8 November 2012

Ethiopia: Improving Smallholder Farmers' Stake in Nile Development

Photo: Siegfried Modola/IRIN
A Nairobi City Market trader shows his goods on March 7, 2011.

Statistical evidences show that in the next two decades and a half time the population of the Nile riparian countries is expected to be doubled which requires ever renewed spirit of cooperation as a remedy for better water resources management in the region.

Out of the total population projected in the countries, the number of smallholder farmers is outweighing. The agriculture of Ethiopia, which contributes over 85 per cent of the Nile River, is largely based on smallholder farmers. Hence, any move towards the utilization of the water resource must be at best interest of the large number of the smallholder farmers.

The benefits smallholder farmers gain from the water resource is yet to be improved. There is a need to consider the farmers who rely on the river for their food and incomes risk missing out benefits.

Despite enough water in the Nile basin to support development, small farmers are at risk of being marginalized. The Nile River, together with its associated tributaries and rainfall, could provide 11 countries, and the drought-plagued countries of the Horn of Africa--with enough water to support a vibrant agriculture sector.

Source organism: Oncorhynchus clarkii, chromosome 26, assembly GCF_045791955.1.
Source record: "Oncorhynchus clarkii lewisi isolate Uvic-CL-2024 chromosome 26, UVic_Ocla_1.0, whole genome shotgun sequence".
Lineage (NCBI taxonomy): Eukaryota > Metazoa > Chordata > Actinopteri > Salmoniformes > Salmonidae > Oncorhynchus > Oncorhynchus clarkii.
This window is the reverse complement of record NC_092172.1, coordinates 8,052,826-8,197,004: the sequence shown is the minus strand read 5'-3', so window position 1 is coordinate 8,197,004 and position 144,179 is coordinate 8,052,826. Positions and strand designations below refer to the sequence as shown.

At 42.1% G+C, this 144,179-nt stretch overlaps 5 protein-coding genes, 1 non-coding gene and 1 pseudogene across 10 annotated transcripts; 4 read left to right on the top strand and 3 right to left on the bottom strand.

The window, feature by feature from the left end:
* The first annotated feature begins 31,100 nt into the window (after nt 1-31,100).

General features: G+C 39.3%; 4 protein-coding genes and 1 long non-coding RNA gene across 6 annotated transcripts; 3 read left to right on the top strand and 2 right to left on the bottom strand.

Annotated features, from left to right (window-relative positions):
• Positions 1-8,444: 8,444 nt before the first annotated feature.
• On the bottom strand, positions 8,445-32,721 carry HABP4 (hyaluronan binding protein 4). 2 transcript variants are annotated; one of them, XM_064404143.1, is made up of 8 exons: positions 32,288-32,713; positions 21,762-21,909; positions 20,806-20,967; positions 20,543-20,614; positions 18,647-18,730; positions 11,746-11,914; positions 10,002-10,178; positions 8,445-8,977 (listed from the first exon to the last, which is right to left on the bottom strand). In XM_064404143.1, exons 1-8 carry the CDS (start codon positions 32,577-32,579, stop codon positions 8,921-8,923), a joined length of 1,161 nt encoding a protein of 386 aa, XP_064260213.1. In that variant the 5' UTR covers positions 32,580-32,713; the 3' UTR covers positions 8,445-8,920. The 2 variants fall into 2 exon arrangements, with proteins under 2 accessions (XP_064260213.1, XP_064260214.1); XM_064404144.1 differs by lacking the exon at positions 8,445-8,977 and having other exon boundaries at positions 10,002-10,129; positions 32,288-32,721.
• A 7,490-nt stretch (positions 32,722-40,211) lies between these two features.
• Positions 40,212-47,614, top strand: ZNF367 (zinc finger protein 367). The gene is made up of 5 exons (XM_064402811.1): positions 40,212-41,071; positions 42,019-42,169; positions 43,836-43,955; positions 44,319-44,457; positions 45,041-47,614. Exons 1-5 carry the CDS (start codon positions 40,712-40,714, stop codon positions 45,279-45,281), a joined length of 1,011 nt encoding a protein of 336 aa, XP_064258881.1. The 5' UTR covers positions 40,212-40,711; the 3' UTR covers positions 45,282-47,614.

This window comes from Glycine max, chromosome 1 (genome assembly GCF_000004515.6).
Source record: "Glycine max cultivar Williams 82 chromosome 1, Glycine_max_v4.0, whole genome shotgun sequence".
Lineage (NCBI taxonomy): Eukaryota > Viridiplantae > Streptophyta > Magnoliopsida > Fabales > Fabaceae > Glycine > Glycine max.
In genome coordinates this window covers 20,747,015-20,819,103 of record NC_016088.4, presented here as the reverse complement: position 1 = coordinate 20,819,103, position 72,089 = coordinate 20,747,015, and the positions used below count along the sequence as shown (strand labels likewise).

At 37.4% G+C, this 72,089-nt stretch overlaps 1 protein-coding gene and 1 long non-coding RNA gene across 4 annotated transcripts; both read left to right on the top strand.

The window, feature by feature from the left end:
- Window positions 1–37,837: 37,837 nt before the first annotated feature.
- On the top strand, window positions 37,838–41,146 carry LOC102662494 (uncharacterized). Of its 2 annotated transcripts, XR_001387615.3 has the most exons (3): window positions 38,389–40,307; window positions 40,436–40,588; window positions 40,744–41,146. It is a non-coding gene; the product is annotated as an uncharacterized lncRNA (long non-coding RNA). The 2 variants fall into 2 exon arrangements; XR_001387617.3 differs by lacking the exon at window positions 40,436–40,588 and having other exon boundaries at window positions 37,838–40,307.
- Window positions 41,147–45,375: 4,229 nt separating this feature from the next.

Scholare argue that no reason to go for war on Nile River. Better cooperation among the riparian countries is required to share this precious resource. According to a newly inaugurated book entitled: "The Nile River Basin: Water, Agriculture, Governance and Livelihood", reports of conflict among these countries over these complex management issues are exaggerated.

Past experience has also shown that countries tend to cooperate when it comes to sharing water. For instance, recent agreements between Egypt and Ethiopia show that even the most outspoken basin country politicians are very aware that they have much more to gain through cooperation than confrontation.

What has to come at the centre of the cooperation on utilization of Nile Basin is therefore improving the stake of smallholder farmers in developing the Nile Basin. True, appropriate response to smallholder farmers' questions for water sources and improving their stake in finding lasting solution are part and parcel of the efforts in ensuring sustainable and equitable utilization of the resource.

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